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전격경련(電擊痙攣)이 가토 혈당량에 미치는 영향

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 The influence of electroshook on the blood sugar of the rabbit 
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Since electroshock treatment was first introcuced by Cerletti and Bini (1938) in psychiatric therapy, this treatment has been shown to have adventages over other convulsive treatments with respect to simplicity of the technique, side effects and hazard etc. Concerning the therapeutic efficacy numerous investigators have also reported that electroshock treatment amy favorably compare with insulin- and cardiazol-shock treatment. The curative mechanism, however, of the electroshock therapy is still obscure, and therefore, the knowledge of physiological changes during this treatment may eventually contribute to an understanding of this mechanism. Lee (1943) in our laboratory observed interesting changes in the blood picture of rabbits following electroshock : initial leucocytosis followed by leucopenia as as result of corresponding changes in lymphocytes and then later leucocytosis which was due to an increase in pseudoeosinophiles. By analyzing

various possibilities concerning this mechanism, be indicated that the activation of the symphatoadrenal system plays and important role in producing such changes in the leucocyte count. In the following studies, attempts have been made to determine the effect of electroshock on the blood sugar level in the rabbit and then to elucidate the mechanism by which the observed blood sugar response is controlled.

The electroshock convulsion was produced by the application of two electrodes on both sides of the head corresponding to the frontal motor areas. The electrodes were connected to alternating currents of 30-100 Volts with the duration of 2-10 seconds (approximately 100-300 mAmo.). Blood samples were drawn from ear veins at various time intervals after the electroshock and the concentration of blood sugar was determined by the procedure described by Hagedorn-Jonsen.


1. The electroshock convulsion was followed by a sudden rise in the concentration of blood sugar, reaching the maximum value within 30 minutes. The intensity of this blood sugar response varied from 16 per cent to 83 per cent, averaging 38 per cent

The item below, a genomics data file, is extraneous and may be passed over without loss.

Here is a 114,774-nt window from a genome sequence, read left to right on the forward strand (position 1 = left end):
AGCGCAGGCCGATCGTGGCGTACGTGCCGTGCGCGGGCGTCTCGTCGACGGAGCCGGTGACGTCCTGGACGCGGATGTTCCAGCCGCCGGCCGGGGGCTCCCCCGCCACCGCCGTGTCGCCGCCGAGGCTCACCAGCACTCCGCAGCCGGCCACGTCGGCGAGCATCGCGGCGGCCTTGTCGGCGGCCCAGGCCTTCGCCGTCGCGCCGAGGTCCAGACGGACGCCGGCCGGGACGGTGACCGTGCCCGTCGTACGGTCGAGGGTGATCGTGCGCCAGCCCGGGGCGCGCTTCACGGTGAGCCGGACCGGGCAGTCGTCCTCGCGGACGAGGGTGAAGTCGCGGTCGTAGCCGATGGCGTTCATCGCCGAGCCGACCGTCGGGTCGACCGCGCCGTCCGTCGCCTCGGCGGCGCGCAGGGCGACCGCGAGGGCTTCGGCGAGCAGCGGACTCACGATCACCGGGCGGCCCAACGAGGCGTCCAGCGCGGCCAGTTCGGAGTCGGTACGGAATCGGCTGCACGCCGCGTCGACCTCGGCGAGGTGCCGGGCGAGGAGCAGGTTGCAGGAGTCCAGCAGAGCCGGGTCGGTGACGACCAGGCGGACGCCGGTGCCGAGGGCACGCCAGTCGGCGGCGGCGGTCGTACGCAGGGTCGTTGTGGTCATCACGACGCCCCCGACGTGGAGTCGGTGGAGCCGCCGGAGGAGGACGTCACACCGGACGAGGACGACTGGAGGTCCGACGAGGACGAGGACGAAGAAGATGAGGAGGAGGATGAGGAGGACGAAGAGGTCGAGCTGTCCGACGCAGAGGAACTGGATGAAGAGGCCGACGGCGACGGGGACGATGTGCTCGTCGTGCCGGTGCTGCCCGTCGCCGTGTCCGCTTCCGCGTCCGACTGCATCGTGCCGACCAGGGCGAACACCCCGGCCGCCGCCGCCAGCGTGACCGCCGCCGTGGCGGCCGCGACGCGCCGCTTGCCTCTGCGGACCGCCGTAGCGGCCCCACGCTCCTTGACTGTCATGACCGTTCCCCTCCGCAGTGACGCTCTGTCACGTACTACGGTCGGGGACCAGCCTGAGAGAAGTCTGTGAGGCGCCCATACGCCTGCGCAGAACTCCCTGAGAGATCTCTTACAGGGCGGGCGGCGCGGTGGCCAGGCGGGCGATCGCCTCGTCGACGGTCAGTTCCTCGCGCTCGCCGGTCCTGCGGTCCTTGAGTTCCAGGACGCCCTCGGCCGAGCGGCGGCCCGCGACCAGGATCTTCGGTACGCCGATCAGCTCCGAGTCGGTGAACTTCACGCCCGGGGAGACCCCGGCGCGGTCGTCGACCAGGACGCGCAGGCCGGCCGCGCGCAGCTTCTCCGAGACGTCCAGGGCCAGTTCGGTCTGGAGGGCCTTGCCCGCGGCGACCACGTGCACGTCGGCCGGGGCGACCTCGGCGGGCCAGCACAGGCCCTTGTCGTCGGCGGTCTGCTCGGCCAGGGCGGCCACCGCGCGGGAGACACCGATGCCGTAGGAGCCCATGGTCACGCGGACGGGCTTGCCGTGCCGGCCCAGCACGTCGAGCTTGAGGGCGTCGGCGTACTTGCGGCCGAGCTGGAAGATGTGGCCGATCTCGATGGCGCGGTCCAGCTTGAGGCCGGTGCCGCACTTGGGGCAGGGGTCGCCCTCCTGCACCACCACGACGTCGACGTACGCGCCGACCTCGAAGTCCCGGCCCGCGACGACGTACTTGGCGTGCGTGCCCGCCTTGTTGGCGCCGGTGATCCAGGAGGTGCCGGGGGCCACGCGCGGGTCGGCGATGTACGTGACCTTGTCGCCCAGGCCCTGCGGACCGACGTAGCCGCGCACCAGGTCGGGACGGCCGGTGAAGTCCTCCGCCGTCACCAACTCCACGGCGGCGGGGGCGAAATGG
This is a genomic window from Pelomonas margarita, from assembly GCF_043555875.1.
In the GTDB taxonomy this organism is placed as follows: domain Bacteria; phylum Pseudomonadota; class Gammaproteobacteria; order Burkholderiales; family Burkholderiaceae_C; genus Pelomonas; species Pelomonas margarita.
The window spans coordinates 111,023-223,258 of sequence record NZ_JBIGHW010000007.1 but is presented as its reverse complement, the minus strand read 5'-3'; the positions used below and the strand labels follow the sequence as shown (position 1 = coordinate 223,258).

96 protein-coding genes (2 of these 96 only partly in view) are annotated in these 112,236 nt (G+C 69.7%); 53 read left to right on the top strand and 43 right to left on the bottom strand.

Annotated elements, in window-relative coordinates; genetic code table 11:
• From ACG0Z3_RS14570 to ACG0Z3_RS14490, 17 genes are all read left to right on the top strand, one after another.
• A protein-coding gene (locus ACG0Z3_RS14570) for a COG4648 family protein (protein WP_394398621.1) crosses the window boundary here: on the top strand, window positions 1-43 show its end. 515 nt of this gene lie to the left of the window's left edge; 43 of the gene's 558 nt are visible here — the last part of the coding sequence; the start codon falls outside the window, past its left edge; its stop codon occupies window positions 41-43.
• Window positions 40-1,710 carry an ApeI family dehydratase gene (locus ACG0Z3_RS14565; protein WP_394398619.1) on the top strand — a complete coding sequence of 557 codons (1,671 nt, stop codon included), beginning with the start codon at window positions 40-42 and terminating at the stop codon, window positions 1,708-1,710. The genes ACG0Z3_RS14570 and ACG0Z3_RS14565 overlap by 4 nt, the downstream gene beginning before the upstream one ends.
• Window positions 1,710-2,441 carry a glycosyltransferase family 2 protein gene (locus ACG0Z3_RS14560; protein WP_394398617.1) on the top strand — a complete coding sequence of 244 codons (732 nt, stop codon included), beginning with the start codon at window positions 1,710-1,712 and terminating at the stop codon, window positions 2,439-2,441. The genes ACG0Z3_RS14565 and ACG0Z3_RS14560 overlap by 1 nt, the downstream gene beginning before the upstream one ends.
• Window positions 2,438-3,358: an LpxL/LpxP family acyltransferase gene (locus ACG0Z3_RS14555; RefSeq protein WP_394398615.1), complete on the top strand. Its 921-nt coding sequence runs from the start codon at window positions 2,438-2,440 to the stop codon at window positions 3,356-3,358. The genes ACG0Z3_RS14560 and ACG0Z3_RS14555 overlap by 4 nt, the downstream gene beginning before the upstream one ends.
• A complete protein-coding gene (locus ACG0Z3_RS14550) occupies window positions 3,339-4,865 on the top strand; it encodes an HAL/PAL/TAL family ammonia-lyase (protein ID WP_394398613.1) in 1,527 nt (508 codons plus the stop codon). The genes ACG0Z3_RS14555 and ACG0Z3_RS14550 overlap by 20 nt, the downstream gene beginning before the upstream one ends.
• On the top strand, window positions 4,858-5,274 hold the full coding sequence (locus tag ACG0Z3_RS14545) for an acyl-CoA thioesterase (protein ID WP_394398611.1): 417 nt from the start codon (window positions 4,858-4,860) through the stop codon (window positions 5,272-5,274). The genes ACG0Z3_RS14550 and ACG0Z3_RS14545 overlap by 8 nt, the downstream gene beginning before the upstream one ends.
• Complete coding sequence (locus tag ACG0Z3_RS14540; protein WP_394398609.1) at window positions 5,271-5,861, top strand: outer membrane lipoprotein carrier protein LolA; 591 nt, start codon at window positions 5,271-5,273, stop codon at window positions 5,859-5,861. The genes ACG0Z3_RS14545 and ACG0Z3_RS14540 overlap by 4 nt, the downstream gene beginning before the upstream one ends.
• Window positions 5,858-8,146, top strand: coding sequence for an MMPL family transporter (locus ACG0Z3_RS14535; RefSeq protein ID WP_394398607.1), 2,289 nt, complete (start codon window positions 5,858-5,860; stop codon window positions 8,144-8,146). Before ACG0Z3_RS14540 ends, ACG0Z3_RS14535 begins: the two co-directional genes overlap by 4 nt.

of the control level. This hyperglycemia returned to the normal level within two hours.

2. Bilateral vagotomy or prior administration of atropine did not influence the hyperglycemia induced by electroshock but rather tended to potentiate it in certain cases. This result nay indicate that the parasympathetic nervous system is not involved, neither centrally nor perinherally, in producing the hyperglycemia following electroshock.

3. Bilateral splanchnicotomy or prior administration of yohimbine markedly inhibited or blocked the blood sugar response to electroshock, indication that the sympathetic nervous system plays an important role in producing the hyperglycemia following electroshock.

4. A small dose of urethane (0.5 gm/kg) or of chloral hydrate (0.1 gm/kg), which usually produces a slight increase in the blood sugar level within 30-60 minutes, hardly affected the hyperglymia following electroshock. However, larger doses of these depressants markedly inhibited the intensity of the convulsion as well as the hyperglycemia caused by electroshock.

5. In the bilaterally adrenalectomized rabbits, the electroshock convulsion produced no effects on the blood sugar level.

6. The intravenous administration of 10 per cent cardiazol (0.15-0.40 ml/kg) produced a similar epileptiform convulsion and the hyperglycemia as those observed in the electroshock convulsion.

7. The intravenous administration of picrotoxin (1.0-1.5 mg/kg) resulted in a convulsion and a marked rise in the blood sugar level, reaching the maximum value within 1-2 hours.

8. The intravenous administration of strychnine nitrate (0.18-0.25 mg/kg) resulted in a tonic convulsion and opisthotonus within 5 minutes. A marked typerglycemia was also produced within 30 minutes after the convulsion.

From the above results it may be concluded that the blood sugar response to electroshock is mediated centrally through the sympatho-adrenal system. It has been clearly demonstrated in this experiment that the presence of the adrena lgland is necessary to produce hyperglycemia by electroshock, although further experiments will be required to determine whether the observed hyperglycemia is dependent on an increased secretion of the cortical hormone or the medullary hormone of the adrenal gland. In this experiment, it is difficult to differentiate the hyperglycemia caused by the electroshock convulsion form those caused by the cardiazol-, picrotoxin- and strychnine-convulsion. In view of the fact that the above convulsive agents produce hyperglycemia, presumably by affecting centrally the sympathetic nervous system (Tatum, 1940 ; Shirodo, 1941 ; Shismidoku, 1932), it is assumed that the blood sugar responses to electroshock and also to the convulsive agents may be controlled by similar mechanism(s).
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